CNC machining adopts the latest computer numerical control, this is actually what CNC stands for, technology. Therefore, the milling machine used is automated and controlled by a computer to process a piece of material to make a part. The absence of molds reduces costs and time, while it allows to obtain the same parts made with the correct materials as well. You can do this yourself, but it is also possible to outsource the production to an online CNC service. This makes it the preferred method for unit products, for example for visual and functional testing. In this case, it will be used to create prototypes, but you can also produce high volume batches with the help of CNC machining. Below you can learn more about this technology.
Explanation of CNC machining
In computer numerical control machining, the processing function is determined by the computer program that controls the movement of the tool on the block to be processed. You have to define the rotation axis of the tool in the milling process and the rotation axis of the part in the turning process. The machine used is a three-axis or five-axis milling machine, which is fully automatic and computer controlled. The 3D file input to the computer indicates the path of the cutter, which then cuts the required part of the block. This is why this technique is one of the so-called subtractive methods, which is fast and cheap when you are planning on producing one to ten parts. However, due to the small economies of scale, this technology is not recommended for medium and large series. It is suitable for the production of up to 10 parts for visual and functional testing because these parts are the same and made of suitable materials. Many finishes are also possible.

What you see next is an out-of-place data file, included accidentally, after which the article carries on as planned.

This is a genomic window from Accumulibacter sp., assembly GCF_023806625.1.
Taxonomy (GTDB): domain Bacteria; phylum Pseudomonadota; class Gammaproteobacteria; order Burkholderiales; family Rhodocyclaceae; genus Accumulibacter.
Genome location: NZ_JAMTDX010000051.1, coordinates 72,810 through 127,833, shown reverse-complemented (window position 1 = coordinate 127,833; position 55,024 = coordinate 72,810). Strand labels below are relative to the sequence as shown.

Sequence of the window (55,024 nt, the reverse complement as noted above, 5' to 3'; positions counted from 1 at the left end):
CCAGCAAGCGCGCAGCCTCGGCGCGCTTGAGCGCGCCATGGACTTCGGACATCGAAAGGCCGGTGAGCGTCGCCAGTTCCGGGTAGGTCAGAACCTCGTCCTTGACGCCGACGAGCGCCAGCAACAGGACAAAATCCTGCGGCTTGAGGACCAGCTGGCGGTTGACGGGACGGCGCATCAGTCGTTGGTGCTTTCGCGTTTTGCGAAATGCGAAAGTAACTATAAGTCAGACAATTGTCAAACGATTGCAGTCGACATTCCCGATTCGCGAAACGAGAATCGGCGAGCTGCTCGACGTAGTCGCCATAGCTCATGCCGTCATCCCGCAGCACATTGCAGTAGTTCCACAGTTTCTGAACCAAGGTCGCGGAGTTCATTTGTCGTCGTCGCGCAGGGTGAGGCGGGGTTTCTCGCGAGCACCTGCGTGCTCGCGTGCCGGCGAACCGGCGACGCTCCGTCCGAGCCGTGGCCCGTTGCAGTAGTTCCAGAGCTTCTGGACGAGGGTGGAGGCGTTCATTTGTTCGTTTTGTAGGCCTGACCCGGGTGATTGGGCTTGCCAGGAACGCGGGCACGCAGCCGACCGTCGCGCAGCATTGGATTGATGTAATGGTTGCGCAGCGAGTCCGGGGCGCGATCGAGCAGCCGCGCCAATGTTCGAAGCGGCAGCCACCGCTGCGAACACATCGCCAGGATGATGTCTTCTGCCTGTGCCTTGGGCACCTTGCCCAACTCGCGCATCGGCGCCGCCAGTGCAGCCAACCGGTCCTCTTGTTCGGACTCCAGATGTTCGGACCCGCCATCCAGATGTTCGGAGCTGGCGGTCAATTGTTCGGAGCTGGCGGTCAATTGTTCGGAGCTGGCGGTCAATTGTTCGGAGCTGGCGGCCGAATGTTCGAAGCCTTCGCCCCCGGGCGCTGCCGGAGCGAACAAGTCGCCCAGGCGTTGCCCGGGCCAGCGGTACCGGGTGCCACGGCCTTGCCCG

History of the technology CNC machining
CNC machining uses machining technology developed in the 18th century. In fact, the first so-called metal frame rotary machine was invented all the way back in 1751. It was the first in a series of machines designed to create more precise mechanical operations than manual techniques. This essentially marked the beginning of industrialization. However, it was not until the Cold War that the development of automation was resolved. At the time, the US Navy commissioned Parsons Works to increase the productivity of its helicopter blade production line. John T. Parsons then motorized the machine shaft to make these blades. He collaborated with IBM to study the possibility of controlling these machines through computers. This is the starting point of the CNC machining method. In 1952, Richard Kegg and the Massachusetts Institute of Technology developed the first CNC milling machine, which was called the Cincinnati Milacron Hydrotel. Five years later, in 1958, he applied for a patent for the motor control device used to position machine tools. This is the commercial birth of the CNC machining technology, which is nowadays still used. In fact, some experts predict that it will become even more popular in the next few years.